line—stating, for instance, that march-in rights are “not an appropriate
means of controlling prices.” This, say advocates, suggests that the NIH
knows that its own case is not legally ironclad.

So, which side is right? The proponents of march-in rights power certainly
have a reasonable case. But it’s impossible to say with certainty, because
the question has never been litigated. The only way to know for sure would
be for the government to actually test its powers. It could do so by
proposing a regulation, or even just a regulatory guideline, based on those
rights; evaluating the arguments that come back from the public and
interested parties; and waiting to see how the courts ultimately decide any
lawsuits that challenge those regulations or guidelines. The problem is
that, for thirty-six years, the government has been too scared to try.

In addition to parsing the language of the statute, the drug companies
deploy a second argument against the government’s use of retained rights to
regulate prices. It is they, not the government, who put up the lion’s
share of R&D funding for new drugs, say the companies. So it would be
unjust and confiscatory for the government to use its retained rights to
lower prices.

As a matter of pure law, advocates note, this is beside the point.
Bayh-Dole does not set out any percentages or other metrics for what the
government’s share of R&D on a drug must be before its retained rights kick
in. “It doesn’t matter if the government grant was for millions of
dollars,” James Love says, “or for a few thousand.”

In any event, the government’s impact on R&D and the amount spent to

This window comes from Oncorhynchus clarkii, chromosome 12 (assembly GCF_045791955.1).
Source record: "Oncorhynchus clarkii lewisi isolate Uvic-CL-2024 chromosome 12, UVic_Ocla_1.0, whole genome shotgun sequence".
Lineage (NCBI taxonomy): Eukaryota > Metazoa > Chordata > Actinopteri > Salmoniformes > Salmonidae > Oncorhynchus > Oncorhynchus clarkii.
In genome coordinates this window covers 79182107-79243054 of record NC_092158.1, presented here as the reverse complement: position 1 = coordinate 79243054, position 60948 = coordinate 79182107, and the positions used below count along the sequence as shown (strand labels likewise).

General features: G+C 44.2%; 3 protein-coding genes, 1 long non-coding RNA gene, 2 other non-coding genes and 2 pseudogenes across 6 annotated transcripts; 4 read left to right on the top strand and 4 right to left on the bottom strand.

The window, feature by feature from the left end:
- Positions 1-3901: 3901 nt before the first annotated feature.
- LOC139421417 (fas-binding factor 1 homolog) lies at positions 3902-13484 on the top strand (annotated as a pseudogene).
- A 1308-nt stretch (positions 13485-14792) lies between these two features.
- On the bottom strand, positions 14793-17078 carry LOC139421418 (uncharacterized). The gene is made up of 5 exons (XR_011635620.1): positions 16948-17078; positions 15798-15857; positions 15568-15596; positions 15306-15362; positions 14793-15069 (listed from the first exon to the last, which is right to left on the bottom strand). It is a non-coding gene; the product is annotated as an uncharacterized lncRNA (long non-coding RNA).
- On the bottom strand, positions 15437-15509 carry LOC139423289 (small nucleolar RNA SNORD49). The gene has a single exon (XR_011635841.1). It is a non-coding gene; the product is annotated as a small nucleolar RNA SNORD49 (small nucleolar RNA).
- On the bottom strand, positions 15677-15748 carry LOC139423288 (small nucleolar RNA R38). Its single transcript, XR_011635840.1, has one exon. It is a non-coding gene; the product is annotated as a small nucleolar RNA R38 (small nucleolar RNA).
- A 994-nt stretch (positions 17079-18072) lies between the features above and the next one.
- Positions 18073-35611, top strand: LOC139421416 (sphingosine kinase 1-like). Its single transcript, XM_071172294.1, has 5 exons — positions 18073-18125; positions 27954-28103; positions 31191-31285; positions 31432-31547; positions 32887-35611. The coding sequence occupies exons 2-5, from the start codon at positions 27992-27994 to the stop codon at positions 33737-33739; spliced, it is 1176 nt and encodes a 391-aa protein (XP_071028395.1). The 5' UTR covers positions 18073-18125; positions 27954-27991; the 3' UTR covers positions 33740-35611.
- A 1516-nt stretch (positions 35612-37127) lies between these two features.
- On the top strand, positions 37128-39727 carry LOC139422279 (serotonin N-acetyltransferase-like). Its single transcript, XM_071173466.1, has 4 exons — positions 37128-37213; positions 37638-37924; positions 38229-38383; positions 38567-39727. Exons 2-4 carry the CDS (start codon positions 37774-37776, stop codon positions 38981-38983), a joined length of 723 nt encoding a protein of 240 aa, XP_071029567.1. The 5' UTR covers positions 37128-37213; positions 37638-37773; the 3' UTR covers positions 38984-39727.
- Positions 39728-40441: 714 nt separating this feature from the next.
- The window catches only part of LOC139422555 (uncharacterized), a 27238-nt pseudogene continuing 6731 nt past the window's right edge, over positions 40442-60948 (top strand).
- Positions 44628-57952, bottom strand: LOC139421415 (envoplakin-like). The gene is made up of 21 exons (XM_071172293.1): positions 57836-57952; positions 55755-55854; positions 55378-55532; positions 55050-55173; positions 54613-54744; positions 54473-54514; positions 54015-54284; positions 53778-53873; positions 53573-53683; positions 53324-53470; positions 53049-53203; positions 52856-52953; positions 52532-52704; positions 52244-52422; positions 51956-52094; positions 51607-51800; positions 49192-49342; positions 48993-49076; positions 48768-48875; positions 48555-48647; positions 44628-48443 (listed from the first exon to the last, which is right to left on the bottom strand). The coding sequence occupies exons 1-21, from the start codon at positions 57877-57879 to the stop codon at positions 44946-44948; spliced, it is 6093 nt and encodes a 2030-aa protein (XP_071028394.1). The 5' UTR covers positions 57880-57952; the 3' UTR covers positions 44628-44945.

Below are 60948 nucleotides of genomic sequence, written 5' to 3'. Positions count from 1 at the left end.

support drug development is much higher than the drug industry likes to
acknowledge and most voters understand. This is especially true of
breakthrough drugs (of which there are far fewer coming online than in
years past) as opposed to the “me too” variety—
modest tweaks on existing treatments—that the drug industry has
increasingly produced. A 2011 study published in the journal Health Affairs
found that government-funded research contributed to most of the new
medications that, because of their innovative nature, qualified for
“priority review” by the Food and Drug Administration between 1998 and
2005. A 2014 study in the same journal found that the majority of the
twenty-six most transformative drugs—those judged by medical experts both
to be innovative and to have groundbreaking effects on patient
care—developed between 1984 and 2009 were discovered with the help of
federal research funding.

The drug industry will on occasion grant that the most innovative drugs
require federal research funding—usually when they’re lobbying Congress for
more such funding. Still, they say, government’s share of the research and
development costs behind any particular such drug is small compared to the
drug company’s own R&D costs, which, the industry says, typically exceed $1

Independent researchers, however, have challenged that $1 billion–plus
figure. They note that it is derived from unverifiable industry data, that
half is accounted for by federal tax breaks pharmaceutical companies
receive, and that a substantial portion of the rest comes from dubiously
counting such expenses as “cost of capital”—what companies theoretically
would have earned investing in something else. The drug industry vigorously
defends the figure.

Whatever the merit of Big Pharma’s claim to be a big investor in drug
innovation, that claim is less true every year. In the past decade, major